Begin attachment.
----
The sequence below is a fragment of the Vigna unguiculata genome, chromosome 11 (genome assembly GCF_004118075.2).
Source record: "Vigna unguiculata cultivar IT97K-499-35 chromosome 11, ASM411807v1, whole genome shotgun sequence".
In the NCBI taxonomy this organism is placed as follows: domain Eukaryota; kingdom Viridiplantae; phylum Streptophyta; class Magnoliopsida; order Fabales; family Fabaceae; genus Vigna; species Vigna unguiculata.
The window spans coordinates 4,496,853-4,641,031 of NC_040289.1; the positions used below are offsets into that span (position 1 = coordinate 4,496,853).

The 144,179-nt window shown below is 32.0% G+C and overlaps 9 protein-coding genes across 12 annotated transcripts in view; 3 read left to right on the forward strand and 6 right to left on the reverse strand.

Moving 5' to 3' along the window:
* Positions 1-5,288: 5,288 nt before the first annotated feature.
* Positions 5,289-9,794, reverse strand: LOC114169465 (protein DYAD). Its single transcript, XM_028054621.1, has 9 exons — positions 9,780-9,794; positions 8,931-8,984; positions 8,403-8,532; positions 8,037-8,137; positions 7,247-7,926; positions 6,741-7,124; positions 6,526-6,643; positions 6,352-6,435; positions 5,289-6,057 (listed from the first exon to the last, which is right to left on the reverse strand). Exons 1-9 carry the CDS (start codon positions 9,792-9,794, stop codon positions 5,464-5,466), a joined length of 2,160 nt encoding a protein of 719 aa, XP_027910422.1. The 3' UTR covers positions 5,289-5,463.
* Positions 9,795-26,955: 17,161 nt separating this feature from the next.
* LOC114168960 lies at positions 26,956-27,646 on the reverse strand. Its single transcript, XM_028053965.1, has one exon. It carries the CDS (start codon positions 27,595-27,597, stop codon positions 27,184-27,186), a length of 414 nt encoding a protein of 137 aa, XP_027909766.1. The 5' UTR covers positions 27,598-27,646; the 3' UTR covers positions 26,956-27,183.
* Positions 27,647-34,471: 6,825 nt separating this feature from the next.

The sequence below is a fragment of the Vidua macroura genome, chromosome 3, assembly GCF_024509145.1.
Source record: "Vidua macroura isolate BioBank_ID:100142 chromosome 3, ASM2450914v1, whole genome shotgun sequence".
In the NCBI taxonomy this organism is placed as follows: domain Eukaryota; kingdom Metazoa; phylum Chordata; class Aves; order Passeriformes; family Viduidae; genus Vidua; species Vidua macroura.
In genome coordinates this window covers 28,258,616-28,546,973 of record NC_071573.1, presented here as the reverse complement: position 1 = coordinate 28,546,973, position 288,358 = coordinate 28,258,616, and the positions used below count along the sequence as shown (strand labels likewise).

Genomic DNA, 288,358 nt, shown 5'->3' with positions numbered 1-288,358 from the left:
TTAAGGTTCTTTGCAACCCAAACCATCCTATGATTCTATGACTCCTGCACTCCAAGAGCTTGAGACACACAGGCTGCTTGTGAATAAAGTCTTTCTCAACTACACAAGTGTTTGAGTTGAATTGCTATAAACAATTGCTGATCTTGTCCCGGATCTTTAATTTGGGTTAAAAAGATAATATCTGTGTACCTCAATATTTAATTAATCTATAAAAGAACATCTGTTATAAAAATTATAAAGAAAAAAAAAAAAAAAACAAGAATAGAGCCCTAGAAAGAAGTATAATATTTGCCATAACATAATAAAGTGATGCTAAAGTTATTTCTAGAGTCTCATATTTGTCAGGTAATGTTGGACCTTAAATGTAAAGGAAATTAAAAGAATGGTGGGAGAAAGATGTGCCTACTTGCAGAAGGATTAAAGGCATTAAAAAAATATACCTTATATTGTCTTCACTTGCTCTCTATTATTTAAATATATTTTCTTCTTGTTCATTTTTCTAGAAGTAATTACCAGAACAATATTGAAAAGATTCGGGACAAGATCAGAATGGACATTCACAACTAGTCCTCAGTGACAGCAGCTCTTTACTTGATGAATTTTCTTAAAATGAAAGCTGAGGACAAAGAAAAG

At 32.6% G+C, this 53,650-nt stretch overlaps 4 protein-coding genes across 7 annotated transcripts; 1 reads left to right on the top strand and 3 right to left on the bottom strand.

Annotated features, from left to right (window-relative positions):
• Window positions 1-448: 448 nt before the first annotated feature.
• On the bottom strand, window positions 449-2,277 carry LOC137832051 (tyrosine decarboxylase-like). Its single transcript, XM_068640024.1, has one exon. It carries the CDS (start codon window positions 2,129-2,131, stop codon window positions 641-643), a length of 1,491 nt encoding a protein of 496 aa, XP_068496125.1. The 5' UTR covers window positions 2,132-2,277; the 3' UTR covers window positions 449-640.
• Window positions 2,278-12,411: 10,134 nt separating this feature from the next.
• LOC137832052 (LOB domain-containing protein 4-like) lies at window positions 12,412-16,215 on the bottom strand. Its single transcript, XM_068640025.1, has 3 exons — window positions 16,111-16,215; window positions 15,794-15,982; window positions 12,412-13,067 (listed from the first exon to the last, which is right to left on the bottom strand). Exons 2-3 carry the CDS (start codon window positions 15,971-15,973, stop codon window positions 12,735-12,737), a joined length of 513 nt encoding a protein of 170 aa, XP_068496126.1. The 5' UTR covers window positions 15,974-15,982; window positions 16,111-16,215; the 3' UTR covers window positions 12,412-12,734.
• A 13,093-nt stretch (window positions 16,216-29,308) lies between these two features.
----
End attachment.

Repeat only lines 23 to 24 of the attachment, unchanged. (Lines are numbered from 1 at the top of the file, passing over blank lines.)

• LOC137832052 (LOB domain-containing protein 4-like) lies at window positions 12,412-16,215 on the bottom strand. Its single transcript, XM_068640025.1, has 3 exons — window positions 16,111-16,215; window positions 15,794-15,982; window positions 12,412-13,067 (listed from the first exon to the last, which is right to left on the bottom strand). Exons 2-3 carry the CDS (start codon window positions 15,971-15,973, stop codon window positions 12,735-12,737), a joined length of 513 nt encoding a protein of 170 aa, XP_068496126.1. The 5' UTR covers window positions 15,974-15,982; window positions 16,111-16,215; the 3' UTR covers window positions 12,412-12,734.
• A 13,093-nt stretch (window positions 16,216-29,308) lies between these two features.